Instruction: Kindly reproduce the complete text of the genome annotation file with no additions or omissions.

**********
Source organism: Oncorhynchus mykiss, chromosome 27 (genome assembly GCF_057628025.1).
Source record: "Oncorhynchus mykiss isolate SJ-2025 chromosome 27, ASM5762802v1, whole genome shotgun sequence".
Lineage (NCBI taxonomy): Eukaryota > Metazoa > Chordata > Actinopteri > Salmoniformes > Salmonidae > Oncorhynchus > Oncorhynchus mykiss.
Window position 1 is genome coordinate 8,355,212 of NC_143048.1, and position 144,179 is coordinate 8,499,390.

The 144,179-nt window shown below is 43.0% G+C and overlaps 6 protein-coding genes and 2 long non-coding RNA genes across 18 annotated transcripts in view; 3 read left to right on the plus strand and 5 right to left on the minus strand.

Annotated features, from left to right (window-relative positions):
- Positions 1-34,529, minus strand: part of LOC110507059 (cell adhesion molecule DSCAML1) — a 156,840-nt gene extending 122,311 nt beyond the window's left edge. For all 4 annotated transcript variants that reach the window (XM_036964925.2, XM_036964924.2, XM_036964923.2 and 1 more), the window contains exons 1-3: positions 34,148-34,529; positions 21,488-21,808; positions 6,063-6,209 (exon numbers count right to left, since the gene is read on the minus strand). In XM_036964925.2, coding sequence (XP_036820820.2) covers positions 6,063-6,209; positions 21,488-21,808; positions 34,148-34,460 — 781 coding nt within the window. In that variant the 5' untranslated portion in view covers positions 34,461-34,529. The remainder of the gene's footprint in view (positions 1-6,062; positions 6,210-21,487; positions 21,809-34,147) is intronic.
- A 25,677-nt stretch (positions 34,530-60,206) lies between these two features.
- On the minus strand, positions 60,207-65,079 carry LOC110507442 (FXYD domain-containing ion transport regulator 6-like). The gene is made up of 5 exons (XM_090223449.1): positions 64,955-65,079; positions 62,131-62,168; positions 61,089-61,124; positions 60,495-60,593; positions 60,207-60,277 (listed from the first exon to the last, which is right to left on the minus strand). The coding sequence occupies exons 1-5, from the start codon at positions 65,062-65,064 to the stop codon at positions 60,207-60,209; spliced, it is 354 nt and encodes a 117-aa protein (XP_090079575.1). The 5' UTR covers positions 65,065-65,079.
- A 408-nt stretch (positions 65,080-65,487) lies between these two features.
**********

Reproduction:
Source organism: Oncorhynchus mykiss, chromosome 27 (genome assembly GCF_057628025.1).
Source record: "Oncorhynchus mykiss isolate SJ-2025 chromosome 27, ASM5762802v1, whole genome shotgun sequence".
Lineage (NCBI taxonomy): Eukaryota > Metazoa > Chordata > Actinopteri > Salmoniformes > Salmonidae > Oncorhynchus > Oncorhynchus mykiss.
Window position 1 is genome coordinate 8,355,212 of NC_143048.1, and position 144,179 is coordinate 8,499,390.

The 144,179-nt window shown below is 43.0% G+C and overlaps 6 protein-coding genes and 2 long non-coding RNA genes across 18 annotated transcripts in view; 3 read left to right on the plus strand and 5 right to left on the minus strand.

Annotated features, from left to right (window-relative positions):
- Positions 1-34,529, minus strand: part of LOC110507059 (cell adhesion molecule DSCAML1) — a 156,840-nt gene extending 122,311 nt beyond the window's left edge. For all 4 annotated transcript variants that reach the window (XM_036964925.2, XM_036964924.2, XM_036964923.2 and 1 more), the window contains exons 1-3: positions 34,148-34,529; positions 21,488-21,808; positions 6,063-6,209 (exon numbers count right to left, since the gene is read on the minus strand). In XM_036964925.2, coding sequence (XP_036820820.2) covers positions 6,063-6,209; positions 21,488-21,808; positions 34,148-34,460 — 781 coding nt within the window. In that variant the 5' untranslated portion in view covers positions 34,461-34,529. The remainder of the gene's footprint in view (positions 1-6,062; positions 6,210-21,487; positions 21,809-34,147) is intronic.
- A 25,677-nt stretch (positions 34,530-60,206) lies between these two features.
- On the minus strand, positions 60,207-65,079 carry LOC110507442 (FXYD domain-containing ion transport regulator 6-like). The gene is made up of 5 exons (XM_090223449.1): positions 64,955-65,079; positions 62,131-62,168; positions 61,089-61,124; positions 60,495-60,593; positions 60,207-60,277 (listed from the first exon to the last, which is right to left on the minus strand). The coding sequence occupies exons 1-5, from the start codon at positions 65,062-65,064 to the stop codon at positions 60,207-60,209; spliced, it is 354 nt and encodes a 117-aa protein (XP_090079575.1). The 5' UTR covers positions 65,065-65,079.
- A 408-nt stretch (positions 65,080-65,487) lies between these two features.